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New Tool Uses Deep-Learning AI Technology to Accurately Assess Severity of Lung Infections in COVID-19 Patients

By HospiMedica International staff writers
Posted on 04 Jun 2021
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Image: Chest x-rays used in the COVID-Net study show differing infection extent and opacity in the lungs of COVID-19 patients (Photo courtesy of University of Waterloo)
Image: Chest x-rays used in the COVID-Net study show differing infection extent and opacity in the lungs of COVID-19 patients (Photo courtesy of University of Waterloo)
A new artificial intelligence (AI) technology is capable of assessing the severity of COVID-19 cases with a promising degree of accuracy.

The new work, part of the COVID-Net open-source initiative launched more than a year ago, involved researchers from the University of Waterloo (Waterloo, ON, Canada) and spin-off startup company DarwinAI (Waterloo, ON, Canada). Deep-learning AI was trained to analyze the extent and opacity of infection in the lungs of COVID-19 patients based on chest X-rays. Its scores were then compared to assessments of the same X-rays by expert radiologists.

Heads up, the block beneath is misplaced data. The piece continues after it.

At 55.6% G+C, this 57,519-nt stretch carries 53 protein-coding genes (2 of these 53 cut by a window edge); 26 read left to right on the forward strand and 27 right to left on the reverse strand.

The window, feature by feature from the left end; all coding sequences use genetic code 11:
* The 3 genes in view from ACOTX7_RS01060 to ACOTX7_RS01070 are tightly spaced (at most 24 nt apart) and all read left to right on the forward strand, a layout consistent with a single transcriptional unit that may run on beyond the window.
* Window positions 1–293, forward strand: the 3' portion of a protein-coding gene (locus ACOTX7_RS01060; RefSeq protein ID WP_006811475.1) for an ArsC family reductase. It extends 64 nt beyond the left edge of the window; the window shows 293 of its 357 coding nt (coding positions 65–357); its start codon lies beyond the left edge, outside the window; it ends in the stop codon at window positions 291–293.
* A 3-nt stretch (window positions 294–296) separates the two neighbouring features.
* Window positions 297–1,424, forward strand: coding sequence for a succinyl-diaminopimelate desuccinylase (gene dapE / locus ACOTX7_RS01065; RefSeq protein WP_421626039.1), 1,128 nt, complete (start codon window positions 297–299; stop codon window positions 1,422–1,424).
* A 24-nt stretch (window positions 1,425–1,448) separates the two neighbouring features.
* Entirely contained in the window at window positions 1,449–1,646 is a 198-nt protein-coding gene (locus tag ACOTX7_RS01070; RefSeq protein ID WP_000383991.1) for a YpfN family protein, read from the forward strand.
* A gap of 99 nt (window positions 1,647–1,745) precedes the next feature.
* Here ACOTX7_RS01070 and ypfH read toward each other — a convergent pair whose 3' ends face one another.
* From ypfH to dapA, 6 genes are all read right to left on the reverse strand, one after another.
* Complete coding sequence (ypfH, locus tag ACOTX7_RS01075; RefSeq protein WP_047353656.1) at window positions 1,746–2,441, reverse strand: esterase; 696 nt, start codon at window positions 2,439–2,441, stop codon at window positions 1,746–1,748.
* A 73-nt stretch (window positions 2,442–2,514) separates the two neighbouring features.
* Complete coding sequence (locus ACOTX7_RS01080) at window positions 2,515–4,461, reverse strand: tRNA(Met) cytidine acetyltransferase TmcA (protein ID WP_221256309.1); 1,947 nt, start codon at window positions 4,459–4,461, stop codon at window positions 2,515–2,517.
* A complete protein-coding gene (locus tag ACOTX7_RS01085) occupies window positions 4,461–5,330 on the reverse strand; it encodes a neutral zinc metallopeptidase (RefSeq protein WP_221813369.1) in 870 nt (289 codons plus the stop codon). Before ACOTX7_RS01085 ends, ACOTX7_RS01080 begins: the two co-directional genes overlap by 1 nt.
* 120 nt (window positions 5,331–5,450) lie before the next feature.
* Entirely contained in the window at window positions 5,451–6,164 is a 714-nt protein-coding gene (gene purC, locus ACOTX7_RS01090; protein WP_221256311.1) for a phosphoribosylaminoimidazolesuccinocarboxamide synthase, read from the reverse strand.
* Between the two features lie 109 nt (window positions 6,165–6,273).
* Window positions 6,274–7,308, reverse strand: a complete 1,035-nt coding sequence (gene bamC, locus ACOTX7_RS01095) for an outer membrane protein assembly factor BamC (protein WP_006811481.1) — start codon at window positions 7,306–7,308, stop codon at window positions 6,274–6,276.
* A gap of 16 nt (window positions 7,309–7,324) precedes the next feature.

For both extent and opacity, important indicators of the severity of infections, predictions made by the AI software were in good alignment with scores provided by the human experts. The researchers believe that the technology could give doctors an important tool to help them manage cases.

"Assessing the severity of a patient with COVID-19 is a critical step in the clinical workflow for determining the best course of action for treatment and care, be it admitting the patient to ICU, giving a patient oxygen therapy, or putting a patient on a mechanical ventilator," said Alexander Wong, a systems design engineering professor and co-founder of DarwinAI. "The promising results in this study show that artificial intelligence has a strong potential to be an effective tool for supporting frontline healthcare workers in their decisions and improving clinical efficiency, which is especially important given how much stress the ongoing pandemic has placed on healthcare systems around the world."

Related Links:
University of Waterloo
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